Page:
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Justice Stevens, Voter ID Laws, and the Future of the Supreme Court

Posted By Hans von Spakovsky On April 12, 2010 @ 3:21 pm In Legal | Comments Disabled

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With the long expected retirement announcement by Justice John Paul Stevens on Friday, President Obama gets a second opportunity to shape the Supreme Court to match his very activist view of the law and the role of judges. That role, according to the President, is not to interpret the Constitution and statutes based on the time-honored principle of blind justice, but to use “empathy” to make sure that “powerful interests” are not “allowed to drown out the voices of ordinary citizens.”

Some might believe that it would not be worth the effort of conservatives to spend much time and resources on opposing a liberal, activist nominee because Obama will simply be replacing a liberal with another liberal. But they would be wrong.

There is no doubt that Justice Stevens has taken the wrong view in a vast majority of cases for many years, pushing judicial supremacy over the other branches of government (particularly in the area of national security), imposing liberal social policy as new-found rights, and on too many occasions veering from the original meaning of the Constitution. But he has occasionally made the right decision – such as when he wrote the opinion in 2008 that upheld Indiana’s voter identification law as perfectly constitutional.

As a former anti-corruption lawyer from Chicago, a city with an infamous reputation when it comes to elections, Stevens wrote for the majority “that flagrant examples of [voter] fraud…have been documented throughout this Nation’s history by respected historians and journalists…[that] demonstrate that not only is the risk of voter fraud real but that it could affect the outcome of a close election.” The Indiana legislature was thus fully justified in implementing a common-sense security measure like photo ID, something that the vast majority of voters believe is a sensible idea.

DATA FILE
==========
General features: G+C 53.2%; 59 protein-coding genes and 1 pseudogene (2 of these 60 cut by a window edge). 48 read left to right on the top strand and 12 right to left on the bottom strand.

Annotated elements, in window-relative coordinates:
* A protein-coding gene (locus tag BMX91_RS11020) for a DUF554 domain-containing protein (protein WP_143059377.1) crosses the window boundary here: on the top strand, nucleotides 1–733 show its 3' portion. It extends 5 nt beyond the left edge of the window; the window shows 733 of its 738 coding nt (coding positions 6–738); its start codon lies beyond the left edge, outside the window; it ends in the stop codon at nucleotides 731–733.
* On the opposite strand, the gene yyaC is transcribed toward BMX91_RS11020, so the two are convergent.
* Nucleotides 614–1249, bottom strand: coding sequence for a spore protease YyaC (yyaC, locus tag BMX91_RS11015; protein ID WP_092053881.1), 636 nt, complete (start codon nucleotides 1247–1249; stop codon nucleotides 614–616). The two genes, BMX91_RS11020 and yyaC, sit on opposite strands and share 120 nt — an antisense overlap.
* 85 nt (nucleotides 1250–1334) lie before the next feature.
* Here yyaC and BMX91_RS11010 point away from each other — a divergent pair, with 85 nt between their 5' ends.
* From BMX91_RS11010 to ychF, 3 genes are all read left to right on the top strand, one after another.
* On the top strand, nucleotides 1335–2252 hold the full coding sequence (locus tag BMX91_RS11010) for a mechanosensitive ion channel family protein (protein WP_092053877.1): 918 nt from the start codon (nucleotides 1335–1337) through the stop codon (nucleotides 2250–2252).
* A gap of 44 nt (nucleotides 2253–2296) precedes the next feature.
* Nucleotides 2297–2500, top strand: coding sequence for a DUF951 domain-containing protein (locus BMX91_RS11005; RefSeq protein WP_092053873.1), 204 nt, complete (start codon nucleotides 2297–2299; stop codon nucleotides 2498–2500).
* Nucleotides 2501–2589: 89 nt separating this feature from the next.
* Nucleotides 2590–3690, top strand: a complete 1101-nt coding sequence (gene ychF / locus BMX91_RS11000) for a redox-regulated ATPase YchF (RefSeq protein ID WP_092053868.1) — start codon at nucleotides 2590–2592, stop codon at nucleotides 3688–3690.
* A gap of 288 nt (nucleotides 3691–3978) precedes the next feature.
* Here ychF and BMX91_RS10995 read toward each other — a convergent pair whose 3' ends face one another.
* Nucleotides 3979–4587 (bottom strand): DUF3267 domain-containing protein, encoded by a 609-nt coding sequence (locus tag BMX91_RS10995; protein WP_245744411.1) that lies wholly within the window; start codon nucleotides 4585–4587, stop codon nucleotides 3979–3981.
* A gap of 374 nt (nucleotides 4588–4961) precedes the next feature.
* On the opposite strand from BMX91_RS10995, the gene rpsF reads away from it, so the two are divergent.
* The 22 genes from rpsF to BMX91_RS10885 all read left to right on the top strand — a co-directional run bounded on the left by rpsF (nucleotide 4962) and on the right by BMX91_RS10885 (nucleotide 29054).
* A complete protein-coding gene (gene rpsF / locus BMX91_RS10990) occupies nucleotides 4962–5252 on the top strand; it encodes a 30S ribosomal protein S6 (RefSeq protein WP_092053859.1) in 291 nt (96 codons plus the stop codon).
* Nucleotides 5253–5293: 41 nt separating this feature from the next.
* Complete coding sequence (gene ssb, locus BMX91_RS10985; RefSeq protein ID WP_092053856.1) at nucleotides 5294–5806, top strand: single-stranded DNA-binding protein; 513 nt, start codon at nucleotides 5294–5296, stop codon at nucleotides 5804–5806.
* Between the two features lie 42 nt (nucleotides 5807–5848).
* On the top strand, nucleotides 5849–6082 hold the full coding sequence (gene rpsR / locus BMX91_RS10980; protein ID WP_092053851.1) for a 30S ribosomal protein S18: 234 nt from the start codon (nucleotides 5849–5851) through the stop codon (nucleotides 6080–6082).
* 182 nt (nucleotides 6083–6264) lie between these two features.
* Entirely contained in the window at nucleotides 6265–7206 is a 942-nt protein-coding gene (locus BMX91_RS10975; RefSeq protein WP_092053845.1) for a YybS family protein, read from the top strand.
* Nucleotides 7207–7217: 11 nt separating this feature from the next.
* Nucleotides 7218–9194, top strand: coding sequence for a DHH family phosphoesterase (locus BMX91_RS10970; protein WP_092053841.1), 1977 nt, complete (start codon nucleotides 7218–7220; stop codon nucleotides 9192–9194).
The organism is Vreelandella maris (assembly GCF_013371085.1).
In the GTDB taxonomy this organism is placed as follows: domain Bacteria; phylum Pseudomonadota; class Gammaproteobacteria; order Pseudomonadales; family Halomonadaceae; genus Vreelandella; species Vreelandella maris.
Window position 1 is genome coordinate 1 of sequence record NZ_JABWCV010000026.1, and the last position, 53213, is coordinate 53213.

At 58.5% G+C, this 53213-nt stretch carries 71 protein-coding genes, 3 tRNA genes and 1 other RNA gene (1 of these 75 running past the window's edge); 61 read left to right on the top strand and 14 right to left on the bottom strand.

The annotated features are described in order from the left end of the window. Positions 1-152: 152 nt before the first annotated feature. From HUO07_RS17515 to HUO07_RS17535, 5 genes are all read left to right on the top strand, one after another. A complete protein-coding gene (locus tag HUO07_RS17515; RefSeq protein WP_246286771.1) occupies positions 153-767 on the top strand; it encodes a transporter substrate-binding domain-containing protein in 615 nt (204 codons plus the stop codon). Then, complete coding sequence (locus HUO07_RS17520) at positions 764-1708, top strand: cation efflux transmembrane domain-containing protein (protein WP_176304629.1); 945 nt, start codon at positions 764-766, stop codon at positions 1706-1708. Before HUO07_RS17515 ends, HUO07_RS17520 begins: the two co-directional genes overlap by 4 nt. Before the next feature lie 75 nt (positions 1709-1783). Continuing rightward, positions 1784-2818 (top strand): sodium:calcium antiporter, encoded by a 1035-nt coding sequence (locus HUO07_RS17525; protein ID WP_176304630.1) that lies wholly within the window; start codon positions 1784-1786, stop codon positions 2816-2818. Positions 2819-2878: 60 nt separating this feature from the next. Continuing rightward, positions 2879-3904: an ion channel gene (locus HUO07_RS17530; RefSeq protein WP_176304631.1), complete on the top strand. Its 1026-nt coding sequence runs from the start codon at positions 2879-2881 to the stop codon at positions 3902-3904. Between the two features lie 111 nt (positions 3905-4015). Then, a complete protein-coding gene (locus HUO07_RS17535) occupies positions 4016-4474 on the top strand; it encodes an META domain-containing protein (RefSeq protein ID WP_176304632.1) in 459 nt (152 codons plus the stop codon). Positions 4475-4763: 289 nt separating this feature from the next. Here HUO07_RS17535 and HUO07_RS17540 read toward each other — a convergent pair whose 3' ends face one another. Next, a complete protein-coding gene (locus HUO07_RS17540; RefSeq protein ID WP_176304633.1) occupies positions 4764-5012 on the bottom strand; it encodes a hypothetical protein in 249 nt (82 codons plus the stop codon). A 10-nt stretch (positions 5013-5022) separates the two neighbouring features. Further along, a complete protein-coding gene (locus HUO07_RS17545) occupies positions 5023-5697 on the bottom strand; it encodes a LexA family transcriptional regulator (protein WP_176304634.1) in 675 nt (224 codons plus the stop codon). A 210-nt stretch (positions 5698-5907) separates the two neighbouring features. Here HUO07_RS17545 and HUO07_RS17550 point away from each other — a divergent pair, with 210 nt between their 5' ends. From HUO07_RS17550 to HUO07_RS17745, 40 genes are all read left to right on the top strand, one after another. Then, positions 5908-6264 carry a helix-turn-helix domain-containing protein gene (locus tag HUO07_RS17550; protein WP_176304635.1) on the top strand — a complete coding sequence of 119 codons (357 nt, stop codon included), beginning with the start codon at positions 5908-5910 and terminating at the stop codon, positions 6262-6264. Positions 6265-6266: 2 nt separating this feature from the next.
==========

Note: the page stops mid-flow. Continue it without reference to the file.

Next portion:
But voter ID is anathema to liberals, particularly liberal lawyers and law school academicians. It is almost impossible to have a reasoned debate with them over this issue. The fact that voter ID has been found to be both constitutional and not a violation of federal voting laws like the Voting Rights Act in various court decisions annoys and irritates them to no end. There is no question that most of the liberals that Obama could nominate will probably take the opposite view of Stevens on an issue that is vital to the continued integrity of American elections. The Indiana case was a 6 to 3 opinion, but liberal activists would love to be able to falsely characterize those who support voter ID as a bunch of right-wing, anti-minority bigots. Moreover, getting the wrong liberal on the Court would bring voter ID one step closer to being eventually outlawed by activist judges – it will give liberals another opportunity to slowly chip away at a Stevens decision they abhor.

This is just one of many issues that will come up before the Court again. It is vital that Senators probe to ensure that any nominee understands the importance of the rule of law and adherence to the Constitution. We need a justice, even if liberal, who does not bend the law to favor their own, particular ideology and the social policy views most currently in fashion in the “progressive” academy.


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